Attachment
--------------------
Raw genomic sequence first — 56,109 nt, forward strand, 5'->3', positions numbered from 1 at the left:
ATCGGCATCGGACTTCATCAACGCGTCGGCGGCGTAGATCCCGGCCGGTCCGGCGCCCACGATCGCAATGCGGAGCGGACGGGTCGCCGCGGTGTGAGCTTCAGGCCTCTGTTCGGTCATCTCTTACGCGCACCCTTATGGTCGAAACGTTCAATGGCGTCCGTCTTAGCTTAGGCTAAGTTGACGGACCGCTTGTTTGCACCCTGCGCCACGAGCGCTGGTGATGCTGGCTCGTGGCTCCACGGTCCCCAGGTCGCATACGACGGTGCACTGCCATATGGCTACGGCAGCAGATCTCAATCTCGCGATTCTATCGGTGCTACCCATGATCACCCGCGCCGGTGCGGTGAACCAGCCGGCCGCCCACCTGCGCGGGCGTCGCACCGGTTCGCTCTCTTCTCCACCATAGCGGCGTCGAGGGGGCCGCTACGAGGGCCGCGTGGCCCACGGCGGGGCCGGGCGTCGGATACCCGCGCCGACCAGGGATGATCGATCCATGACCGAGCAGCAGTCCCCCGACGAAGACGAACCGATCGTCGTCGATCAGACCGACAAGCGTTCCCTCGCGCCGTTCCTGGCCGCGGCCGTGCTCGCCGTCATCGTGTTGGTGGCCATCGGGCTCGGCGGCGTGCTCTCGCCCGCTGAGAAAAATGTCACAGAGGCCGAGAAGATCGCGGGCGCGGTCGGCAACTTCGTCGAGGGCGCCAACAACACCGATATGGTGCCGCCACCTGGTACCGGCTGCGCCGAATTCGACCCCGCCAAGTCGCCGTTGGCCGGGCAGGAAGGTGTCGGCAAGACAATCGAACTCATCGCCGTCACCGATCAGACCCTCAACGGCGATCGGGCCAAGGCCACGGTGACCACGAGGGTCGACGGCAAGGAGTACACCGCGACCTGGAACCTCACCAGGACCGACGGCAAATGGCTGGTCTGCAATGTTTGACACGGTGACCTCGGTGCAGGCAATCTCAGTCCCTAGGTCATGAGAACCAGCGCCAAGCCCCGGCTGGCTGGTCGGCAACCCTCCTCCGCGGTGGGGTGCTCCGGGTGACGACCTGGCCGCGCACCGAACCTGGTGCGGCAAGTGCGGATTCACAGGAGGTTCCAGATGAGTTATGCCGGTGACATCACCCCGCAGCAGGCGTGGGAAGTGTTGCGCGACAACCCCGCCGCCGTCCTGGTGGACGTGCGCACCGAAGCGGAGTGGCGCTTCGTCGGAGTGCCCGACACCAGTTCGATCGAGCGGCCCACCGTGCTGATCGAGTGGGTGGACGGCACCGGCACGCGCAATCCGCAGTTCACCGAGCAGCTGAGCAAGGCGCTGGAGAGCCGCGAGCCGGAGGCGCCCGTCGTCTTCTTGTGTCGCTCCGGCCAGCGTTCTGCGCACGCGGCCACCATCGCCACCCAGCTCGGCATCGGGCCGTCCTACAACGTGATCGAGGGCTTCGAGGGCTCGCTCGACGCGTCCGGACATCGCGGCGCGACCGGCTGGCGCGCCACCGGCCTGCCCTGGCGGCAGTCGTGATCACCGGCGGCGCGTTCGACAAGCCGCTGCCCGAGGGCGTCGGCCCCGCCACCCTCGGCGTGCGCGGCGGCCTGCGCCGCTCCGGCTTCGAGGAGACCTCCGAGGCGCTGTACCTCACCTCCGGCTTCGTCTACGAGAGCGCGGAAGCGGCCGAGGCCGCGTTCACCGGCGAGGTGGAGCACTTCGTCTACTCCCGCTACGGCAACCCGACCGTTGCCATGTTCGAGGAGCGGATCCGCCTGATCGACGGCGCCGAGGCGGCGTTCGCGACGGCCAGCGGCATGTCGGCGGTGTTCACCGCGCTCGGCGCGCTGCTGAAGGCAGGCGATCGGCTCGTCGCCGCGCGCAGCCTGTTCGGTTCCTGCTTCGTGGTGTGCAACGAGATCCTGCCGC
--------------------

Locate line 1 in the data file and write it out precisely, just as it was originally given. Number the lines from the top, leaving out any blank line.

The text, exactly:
Raw genomic sequence first — 56,109 nt, forward strand, 5'->3', positions numbered from 1 at the left: